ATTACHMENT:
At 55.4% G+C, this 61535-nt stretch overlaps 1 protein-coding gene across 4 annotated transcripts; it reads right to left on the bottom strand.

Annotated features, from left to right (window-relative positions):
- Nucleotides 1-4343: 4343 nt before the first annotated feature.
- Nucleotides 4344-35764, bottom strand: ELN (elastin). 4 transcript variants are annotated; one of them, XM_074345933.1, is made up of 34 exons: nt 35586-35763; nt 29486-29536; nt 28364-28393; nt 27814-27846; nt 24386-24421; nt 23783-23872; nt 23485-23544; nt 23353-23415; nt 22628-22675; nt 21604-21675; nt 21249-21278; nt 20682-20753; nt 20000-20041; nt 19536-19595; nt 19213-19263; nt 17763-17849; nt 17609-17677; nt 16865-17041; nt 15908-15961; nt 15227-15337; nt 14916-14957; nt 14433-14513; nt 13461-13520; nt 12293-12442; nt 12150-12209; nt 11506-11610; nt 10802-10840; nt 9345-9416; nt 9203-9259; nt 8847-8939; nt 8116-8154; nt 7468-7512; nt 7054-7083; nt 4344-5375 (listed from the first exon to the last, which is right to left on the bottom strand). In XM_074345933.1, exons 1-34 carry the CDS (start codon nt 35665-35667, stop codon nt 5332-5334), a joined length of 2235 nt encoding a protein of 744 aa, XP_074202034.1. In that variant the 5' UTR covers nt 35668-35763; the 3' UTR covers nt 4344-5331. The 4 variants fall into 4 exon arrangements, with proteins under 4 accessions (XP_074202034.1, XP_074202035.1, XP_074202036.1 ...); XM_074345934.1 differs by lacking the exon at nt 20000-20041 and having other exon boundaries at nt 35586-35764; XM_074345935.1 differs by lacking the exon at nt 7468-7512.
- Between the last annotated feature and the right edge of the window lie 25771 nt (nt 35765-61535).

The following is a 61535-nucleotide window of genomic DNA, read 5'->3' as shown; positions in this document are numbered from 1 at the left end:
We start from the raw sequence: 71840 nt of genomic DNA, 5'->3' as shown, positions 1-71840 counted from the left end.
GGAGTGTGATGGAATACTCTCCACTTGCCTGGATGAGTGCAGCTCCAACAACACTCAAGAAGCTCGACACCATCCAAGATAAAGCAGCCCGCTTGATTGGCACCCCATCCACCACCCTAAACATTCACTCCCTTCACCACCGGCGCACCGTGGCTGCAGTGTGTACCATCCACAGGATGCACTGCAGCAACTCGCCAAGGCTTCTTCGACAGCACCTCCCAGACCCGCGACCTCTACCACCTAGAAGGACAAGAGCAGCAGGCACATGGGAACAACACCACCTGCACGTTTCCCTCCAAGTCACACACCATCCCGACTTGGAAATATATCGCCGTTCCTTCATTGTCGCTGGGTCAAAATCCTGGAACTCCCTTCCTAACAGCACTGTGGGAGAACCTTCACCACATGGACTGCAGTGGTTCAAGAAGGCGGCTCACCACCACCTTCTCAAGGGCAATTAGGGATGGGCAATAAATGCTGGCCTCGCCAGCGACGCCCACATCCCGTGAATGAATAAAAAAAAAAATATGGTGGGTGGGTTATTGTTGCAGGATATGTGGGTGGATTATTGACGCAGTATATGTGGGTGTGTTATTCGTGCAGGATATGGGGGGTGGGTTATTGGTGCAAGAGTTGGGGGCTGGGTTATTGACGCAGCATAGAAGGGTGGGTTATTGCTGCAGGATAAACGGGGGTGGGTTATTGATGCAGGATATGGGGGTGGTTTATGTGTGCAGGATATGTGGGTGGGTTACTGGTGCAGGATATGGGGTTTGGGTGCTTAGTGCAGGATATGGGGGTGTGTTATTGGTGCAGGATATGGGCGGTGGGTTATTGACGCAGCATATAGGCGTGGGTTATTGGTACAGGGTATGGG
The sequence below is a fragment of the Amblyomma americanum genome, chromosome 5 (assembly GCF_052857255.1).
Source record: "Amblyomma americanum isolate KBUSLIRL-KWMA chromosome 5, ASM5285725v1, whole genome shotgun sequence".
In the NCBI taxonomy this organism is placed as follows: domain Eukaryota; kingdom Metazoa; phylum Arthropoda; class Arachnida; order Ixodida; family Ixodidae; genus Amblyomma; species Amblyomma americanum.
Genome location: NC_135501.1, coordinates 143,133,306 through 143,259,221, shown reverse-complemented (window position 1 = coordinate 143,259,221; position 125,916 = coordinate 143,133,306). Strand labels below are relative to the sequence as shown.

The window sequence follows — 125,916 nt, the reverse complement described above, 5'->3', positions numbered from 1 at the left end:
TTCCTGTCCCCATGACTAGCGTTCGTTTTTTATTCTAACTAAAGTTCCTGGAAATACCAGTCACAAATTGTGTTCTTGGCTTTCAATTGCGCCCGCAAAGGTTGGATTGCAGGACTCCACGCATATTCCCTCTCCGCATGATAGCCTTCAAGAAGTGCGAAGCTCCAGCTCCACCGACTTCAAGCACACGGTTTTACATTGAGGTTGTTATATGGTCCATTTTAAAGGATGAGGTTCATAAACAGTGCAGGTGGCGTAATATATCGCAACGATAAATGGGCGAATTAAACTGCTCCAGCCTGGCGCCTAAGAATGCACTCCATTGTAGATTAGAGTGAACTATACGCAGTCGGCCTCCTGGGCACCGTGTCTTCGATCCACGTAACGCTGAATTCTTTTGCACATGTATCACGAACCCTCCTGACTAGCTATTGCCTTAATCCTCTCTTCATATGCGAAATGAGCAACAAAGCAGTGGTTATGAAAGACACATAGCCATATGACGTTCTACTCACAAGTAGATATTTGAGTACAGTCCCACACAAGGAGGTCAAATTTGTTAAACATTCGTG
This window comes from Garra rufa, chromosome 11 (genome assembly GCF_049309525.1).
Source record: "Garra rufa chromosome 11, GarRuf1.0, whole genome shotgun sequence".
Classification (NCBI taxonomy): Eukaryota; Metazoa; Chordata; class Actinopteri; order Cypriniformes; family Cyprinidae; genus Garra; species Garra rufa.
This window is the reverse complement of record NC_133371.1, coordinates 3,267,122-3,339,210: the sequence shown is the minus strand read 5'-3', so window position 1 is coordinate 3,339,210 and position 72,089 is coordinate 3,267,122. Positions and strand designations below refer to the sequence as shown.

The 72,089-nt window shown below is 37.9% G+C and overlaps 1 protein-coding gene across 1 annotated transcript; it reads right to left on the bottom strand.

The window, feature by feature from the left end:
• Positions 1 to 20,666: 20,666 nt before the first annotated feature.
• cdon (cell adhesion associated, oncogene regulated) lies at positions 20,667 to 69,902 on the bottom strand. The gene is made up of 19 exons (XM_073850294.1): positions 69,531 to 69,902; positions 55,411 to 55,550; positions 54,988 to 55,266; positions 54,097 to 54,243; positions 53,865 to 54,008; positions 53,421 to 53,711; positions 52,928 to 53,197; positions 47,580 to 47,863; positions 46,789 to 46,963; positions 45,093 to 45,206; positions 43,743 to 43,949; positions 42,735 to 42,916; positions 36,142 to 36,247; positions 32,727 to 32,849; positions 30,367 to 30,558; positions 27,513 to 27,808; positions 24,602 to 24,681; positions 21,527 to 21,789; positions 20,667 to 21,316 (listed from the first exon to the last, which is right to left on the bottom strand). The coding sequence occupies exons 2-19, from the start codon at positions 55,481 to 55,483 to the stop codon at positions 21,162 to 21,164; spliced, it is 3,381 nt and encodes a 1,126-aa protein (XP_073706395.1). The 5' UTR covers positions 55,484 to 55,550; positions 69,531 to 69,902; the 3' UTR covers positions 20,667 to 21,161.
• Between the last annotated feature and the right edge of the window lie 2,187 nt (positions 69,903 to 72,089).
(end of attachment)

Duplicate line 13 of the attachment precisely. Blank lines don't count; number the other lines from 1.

The window sequence follows — 125,916 nt, the reverse complement described above, 5'->3', positions numbered from 1 at the left end: